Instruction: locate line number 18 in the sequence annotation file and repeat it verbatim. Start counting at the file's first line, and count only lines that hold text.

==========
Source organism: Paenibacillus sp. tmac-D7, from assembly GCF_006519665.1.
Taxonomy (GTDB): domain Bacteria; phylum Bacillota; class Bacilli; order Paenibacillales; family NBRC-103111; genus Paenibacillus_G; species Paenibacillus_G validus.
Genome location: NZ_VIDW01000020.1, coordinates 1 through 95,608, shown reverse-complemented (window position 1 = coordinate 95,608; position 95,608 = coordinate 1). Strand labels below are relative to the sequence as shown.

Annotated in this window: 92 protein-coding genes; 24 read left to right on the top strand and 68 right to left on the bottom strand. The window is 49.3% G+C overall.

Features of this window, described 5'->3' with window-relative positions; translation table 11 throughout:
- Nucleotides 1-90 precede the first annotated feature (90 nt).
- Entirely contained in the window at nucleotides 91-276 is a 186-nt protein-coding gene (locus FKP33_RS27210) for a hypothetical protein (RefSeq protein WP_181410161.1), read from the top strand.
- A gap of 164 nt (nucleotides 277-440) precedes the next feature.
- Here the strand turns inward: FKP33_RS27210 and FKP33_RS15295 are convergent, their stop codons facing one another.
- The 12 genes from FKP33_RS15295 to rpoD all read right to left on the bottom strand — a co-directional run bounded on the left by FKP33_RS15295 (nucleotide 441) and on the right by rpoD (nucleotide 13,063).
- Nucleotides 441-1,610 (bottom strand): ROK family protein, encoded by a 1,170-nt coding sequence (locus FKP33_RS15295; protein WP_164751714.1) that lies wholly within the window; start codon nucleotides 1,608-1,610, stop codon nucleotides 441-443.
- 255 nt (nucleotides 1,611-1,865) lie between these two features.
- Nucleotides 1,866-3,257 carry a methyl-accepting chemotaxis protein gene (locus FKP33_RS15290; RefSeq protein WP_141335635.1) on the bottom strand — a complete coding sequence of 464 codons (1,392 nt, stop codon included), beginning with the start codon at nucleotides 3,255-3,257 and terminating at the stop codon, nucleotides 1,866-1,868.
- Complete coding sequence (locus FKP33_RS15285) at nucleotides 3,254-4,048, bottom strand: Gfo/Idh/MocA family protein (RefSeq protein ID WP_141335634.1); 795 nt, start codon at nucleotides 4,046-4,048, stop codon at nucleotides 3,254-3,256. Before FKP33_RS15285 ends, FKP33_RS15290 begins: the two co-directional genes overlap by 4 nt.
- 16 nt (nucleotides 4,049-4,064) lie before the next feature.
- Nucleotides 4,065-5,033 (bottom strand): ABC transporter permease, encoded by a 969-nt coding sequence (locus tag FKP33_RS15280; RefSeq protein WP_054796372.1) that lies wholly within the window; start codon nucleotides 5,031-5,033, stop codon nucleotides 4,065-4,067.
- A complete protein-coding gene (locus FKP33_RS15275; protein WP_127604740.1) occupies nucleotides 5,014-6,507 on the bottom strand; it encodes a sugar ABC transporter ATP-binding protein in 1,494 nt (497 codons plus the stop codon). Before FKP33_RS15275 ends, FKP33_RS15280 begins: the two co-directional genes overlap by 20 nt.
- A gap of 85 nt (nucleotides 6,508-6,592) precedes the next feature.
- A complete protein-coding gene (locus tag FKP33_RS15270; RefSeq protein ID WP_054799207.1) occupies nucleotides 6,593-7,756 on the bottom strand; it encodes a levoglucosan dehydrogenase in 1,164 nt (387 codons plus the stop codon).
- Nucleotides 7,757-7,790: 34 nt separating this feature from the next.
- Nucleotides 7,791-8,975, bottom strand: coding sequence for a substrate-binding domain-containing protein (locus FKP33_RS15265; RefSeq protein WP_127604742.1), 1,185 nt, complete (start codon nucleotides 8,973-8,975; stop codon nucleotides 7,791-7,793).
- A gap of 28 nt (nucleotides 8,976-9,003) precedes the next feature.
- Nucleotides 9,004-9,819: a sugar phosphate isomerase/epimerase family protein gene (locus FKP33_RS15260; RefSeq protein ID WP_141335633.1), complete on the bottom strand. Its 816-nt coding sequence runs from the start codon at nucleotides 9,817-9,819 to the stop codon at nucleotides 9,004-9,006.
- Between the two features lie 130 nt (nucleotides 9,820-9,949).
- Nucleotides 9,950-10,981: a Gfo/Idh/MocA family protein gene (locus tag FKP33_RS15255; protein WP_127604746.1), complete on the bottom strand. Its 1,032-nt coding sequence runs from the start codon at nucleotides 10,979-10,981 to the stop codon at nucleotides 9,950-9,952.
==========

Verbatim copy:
- A gap of 85 nt (nucleotides 6,508-6,592) precedes the next feature.